VOA provides a lifeline for individuals struggling to escape homelessness: Shelter services, case management, housing, counseling, job readiness and other supports not only help people get back on their feet, it ensures they stay that way.
“It’s not just providing food and shelter, … we need to provide them the resources, the skills, the tools to heal from the traumas they’ve experienced that may have caused homelessness,” says Christie Holderegger, Regional Vice President of VOA Northern Nevada. “We’re helping them build the foundation they need to weather life’s storms.”
VOA works hand-in-hand with other nonprofits, local businesses, faith communities, individuals and government agencies to make a difference in people’s lives. The organization functions through support from the public to deliver comprehensive programming and make a positive impact in the lives of those they serve.
“Individual donors, through their giving, communicate to those we serve that they care about them, they understand their situation, they’re here to support them, and they want them to succeed,” she says. “We all need community to thrive, and it’s really a community that’s established through individual giving.”
‘When you see somebody hurting, don’t turn your back on them’
Encouraged by his pastor, Gary Arthur went to the VOA-run shelter on Record Street to offer assistance and a few turkey sandwiches. He was shocked to see not only the shelter population, but the people living in tents outside the shelter.
“When you see somebody hurting, don’t turn your back on them. If you can do something, then do something to help. With VOA, I was just really impressed with them,” he says. “VOA has a from-the-heart desire to help people who are at a low point in their lives. I didn’t see anything formal about it or contrived in any way.”
Arthur says working with VOA enables him to combine his efforts with others to achieve greater things than he could as an individual.
“There’s a whole-person approach that VOA takes to uplifting people,” he says. “VOA offers that because they’ve worked with thousands of people. You can tell that they know all the different components to help a person to be fully functioning to the best of their ability.”
‘I have a responsibility to take notice of those on the street’
With a background in mental health work, Susie Lewis knows how complicated getting help can be for those with mental illness, including individuals also experiencing homelessness. For the past 10 years, she’s supported VOA as a donor, her way of giving back to her community.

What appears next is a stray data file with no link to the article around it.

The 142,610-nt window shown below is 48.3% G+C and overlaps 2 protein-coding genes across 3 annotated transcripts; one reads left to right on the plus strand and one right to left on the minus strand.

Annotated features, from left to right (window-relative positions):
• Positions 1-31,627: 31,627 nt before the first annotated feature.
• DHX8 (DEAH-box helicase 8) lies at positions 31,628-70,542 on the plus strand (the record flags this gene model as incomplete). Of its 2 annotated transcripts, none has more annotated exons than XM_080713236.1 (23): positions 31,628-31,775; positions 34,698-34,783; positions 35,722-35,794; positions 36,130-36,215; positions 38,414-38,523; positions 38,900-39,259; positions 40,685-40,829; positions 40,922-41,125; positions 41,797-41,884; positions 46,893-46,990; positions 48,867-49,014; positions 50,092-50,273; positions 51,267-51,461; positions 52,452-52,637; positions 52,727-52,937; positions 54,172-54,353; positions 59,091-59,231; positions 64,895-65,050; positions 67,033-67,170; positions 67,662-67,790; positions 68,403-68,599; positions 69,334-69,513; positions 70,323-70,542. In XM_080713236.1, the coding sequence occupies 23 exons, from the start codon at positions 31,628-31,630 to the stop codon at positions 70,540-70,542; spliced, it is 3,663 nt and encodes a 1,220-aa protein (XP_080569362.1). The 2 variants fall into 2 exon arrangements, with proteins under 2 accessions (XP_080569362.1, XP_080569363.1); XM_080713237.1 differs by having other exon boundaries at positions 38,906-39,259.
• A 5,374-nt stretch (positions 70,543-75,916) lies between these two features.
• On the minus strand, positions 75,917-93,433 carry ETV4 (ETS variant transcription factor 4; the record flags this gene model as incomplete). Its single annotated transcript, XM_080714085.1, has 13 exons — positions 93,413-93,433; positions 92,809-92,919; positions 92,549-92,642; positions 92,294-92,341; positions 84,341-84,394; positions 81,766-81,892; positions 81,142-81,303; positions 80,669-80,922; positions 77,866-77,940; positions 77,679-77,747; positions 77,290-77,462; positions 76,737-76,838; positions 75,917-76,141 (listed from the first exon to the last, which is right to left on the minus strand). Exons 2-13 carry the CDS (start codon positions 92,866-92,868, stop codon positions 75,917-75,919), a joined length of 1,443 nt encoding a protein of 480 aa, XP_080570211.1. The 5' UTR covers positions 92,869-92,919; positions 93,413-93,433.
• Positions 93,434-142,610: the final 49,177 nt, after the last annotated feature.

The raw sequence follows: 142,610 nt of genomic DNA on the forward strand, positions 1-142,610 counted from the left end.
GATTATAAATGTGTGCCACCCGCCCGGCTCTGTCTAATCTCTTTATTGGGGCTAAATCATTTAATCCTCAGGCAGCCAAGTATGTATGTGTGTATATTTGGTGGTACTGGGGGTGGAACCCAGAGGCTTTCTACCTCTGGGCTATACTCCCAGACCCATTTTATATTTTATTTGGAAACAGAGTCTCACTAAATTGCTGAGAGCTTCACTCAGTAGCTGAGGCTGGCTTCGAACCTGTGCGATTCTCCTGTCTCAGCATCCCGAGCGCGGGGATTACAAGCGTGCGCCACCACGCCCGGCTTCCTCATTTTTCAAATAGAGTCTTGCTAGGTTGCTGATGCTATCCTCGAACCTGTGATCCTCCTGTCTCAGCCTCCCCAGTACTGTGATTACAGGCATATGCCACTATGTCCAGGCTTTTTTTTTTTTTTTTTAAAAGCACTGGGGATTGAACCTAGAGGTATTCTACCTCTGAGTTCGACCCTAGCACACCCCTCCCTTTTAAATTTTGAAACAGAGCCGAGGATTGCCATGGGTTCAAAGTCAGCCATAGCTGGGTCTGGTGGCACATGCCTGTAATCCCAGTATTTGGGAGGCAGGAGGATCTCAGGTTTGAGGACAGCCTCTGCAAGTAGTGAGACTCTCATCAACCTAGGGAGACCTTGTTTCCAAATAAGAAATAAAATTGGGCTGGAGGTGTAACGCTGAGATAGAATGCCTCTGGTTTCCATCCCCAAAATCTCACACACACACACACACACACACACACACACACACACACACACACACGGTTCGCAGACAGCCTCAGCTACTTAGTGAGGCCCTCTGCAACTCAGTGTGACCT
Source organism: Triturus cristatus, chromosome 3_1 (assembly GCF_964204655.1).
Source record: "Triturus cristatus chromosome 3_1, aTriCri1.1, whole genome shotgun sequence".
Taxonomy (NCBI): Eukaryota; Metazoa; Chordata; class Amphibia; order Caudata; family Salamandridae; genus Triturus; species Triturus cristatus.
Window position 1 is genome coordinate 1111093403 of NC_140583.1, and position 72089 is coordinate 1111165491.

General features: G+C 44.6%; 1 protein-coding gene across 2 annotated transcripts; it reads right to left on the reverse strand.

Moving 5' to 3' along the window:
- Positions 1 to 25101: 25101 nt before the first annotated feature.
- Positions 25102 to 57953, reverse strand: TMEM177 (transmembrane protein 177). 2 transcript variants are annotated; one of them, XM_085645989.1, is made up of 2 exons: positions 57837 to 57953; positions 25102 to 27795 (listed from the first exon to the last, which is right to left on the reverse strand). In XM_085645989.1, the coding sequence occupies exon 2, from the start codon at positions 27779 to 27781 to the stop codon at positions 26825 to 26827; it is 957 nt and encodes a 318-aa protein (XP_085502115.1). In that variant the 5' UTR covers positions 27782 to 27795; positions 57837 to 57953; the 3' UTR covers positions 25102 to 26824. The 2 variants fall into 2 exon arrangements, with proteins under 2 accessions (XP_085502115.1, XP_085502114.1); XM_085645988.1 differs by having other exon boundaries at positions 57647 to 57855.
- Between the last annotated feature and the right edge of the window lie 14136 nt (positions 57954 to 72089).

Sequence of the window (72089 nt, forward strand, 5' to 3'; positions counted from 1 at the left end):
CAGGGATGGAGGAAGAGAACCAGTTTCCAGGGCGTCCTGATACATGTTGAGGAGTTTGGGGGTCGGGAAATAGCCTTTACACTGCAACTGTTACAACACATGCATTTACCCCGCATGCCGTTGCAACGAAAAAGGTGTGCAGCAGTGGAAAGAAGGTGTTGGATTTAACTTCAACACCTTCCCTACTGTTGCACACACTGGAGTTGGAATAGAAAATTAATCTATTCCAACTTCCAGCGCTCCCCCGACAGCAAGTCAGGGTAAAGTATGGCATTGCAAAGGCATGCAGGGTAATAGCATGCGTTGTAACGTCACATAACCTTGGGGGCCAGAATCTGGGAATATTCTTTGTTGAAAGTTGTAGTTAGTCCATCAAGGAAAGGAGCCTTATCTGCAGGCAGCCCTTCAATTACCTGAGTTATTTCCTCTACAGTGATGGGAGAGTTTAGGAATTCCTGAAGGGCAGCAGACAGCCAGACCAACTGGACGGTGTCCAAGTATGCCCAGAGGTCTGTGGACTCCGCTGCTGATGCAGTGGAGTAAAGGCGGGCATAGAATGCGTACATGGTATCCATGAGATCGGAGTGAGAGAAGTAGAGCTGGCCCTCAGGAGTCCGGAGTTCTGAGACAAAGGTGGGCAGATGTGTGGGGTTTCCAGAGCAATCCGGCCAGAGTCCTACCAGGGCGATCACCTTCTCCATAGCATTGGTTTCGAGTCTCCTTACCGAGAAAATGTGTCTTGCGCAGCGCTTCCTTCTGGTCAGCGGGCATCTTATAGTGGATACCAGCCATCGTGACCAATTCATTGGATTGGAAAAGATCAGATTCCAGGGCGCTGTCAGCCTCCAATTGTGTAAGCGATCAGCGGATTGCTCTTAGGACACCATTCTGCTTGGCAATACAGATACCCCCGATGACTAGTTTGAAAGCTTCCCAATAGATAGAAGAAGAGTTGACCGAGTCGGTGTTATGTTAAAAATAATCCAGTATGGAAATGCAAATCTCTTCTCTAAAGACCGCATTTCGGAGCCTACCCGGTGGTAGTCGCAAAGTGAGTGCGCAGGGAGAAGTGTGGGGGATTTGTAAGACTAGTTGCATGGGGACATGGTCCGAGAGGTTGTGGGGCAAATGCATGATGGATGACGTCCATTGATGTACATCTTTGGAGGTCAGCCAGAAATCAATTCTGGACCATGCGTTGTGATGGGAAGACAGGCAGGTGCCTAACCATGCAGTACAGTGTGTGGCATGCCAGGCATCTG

“I have a responsibility to take notice of those on the street. … By the grace of God I do have shelter, food, and an income. Anything I can do to help those who—for a myriad of reasons—have made it to this place in their life, I need to do for my community,” she says. “I am so grateful we have (VOA) here in Reno for several reasons: They care, they understand the complicated nature of homelessness, they are loving and nonjudgmental, (and) they know how to partner with the city and law enforcement. As part of the Reno community, I feel it is my job to do my part.”
‘VOA were the ones who loved me and cared for me as a human being’
Tres Benzley knows firsthand how transformative a little love and support can be. Today, he owns his own business and is nearly 16 years sober, but in the past he struggled with homelessness. He credits VOA with helping him get his life back.
“I was in a really dark place and I had burned all the bridges that I had. VOA were the ones who loved me and cared for me as a human being. They treated me like a human (and) they allowed me to rebuild my life,” he says. “I think it’s so important that we work on destigmatizing that view of our (homeless) community throughout this. I can’t stress enough how important it is to be human kind.”
As an evergreen VOA member and ambassador, Benzley helps those trying to escape homelessness. Through one of VOA’s Reno Works program, he serves formerly homeless jobseekers at his Reno salon, Caliber Hair & Makeup Studio.
“I was there and it’s possible to become a productive member of society,” he says. “It just takes some time, some work and support.”
To see how you can contribute, visit www.voa-ncnn.org or call 775-331-4166 to see how your skills can serve those in need.